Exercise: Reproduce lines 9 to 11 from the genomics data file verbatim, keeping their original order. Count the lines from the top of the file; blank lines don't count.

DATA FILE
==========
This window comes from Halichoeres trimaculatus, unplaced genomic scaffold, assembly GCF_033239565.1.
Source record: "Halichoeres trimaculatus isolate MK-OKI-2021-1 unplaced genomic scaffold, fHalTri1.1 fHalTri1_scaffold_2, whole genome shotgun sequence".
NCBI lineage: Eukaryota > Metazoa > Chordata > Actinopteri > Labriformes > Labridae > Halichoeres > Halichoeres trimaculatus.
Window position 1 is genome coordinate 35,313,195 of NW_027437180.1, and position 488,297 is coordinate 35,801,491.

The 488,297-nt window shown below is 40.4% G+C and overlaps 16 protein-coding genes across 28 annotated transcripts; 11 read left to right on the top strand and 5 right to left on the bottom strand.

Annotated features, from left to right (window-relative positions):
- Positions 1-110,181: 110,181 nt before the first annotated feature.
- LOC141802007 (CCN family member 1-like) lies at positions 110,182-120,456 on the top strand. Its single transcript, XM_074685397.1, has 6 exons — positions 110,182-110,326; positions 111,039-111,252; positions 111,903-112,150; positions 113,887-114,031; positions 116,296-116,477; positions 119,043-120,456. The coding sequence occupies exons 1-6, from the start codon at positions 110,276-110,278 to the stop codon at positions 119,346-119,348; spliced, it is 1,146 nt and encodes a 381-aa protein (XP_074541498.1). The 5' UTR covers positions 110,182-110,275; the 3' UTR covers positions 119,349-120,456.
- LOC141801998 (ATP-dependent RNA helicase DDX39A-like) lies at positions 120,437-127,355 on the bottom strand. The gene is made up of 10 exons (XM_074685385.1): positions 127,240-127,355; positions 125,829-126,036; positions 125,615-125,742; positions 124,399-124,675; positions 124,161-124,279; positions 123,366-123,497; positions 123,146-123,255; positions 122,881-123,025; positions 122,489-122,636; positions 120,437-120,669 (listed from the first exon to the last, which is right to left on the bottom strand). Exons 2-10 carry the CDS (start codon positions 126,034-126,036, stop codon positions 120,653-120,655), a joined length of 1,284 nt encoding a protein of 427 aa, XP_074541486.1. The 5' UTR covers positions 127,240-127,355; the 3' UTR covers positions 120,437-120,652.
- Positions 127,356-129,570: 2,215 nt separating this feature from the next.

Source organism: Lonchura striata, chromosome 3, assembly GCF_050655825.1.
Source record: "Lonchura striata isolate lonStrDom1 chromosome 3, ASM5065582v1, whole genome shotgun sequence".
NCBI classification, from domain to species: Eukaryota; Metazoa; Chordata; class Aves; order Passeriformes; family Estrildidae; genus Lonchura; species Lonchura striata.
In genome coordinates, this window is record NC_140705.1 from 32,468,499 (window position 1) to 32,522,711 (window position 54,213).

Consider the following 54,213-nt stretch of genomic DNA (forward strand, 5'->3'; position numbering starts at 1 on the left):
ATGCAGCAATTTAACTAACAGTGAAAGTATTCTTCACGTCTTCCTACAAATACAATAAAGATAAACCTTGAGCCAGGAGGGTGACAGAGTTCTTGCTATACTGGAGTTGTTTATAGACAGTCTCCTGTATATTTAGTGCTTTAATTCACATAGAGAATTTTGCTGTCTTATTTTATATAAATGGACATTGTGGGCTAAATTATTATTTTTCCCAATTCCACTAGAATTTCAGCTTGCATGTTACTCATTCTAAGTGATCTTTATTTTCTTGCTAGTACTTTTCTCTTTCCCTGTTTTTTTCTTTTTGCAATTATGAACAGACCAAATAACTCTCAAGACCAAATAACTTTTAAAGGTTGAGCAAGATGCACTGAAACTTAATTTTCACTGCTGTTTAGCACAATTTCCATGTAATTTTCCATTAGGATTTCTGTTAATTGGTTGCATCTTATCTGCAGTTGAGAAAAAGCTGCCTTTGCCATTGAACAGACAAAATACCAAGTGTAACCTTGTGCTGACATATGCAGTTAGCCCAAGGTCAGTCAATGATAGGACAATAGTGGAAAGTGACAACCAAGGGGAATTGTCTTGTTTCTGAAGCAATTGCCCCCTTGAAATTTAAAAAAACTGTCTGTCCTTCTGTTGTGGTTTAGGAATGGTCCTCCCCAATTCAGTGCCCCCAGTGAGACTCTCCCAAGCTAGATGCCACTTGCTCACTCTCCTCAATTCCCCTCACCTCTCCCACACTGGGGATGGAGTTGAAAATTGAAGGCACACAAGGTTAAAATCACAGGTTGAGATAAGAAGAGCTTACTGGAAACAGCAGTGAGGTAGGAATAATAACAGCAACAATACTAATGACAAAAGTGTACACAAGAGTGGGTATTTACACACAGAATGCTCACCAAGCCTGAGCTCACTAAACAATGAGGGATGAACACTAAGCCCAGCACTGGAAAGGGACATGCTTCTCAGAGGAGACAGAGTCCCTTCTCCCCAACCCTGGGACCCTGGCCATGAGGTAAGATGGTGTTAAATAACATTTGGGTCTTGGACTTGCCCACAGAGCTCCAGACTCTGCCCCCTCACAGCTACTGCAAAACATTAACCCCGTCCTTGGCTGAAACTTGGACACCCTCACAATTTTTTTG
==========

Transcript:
- LOC141801998 (ATP-dependent RNA helicase DDX39A-like) lies at positions 120,437-127,355 on the bottom strand. The gene is made up of 10 exons (XM_074685385.1): positions 127,240-127,355; positions 125,829-126,036; positions 125,615-125,742; positions 124,399-124,675; positions 124,161-124,279; positions 123,366-123,497; positions 123,146-123,255; positions 122,881-123,025; positions 122,489-122,636; positions 120,437-120,669 (listed from the first exon to the last, which is right to left on the bottom strand). Exons 2-10 carry the CDS (start codon positions 126,034-126,036, stop codon positions 120,653-120,655), a joined length of 1,284 nt encoding a protein of 427 aa, XP_074541486.1. The 5' UTR covers positions 127,240-127,355; the 3' UTR covers positions 120,437-120,652.
- Positions 127,356-129,570: 2,215 nt separating this feature from the next.

Source organism: Lonchura striata, chromosome 3, assembly GCF_050655825.1.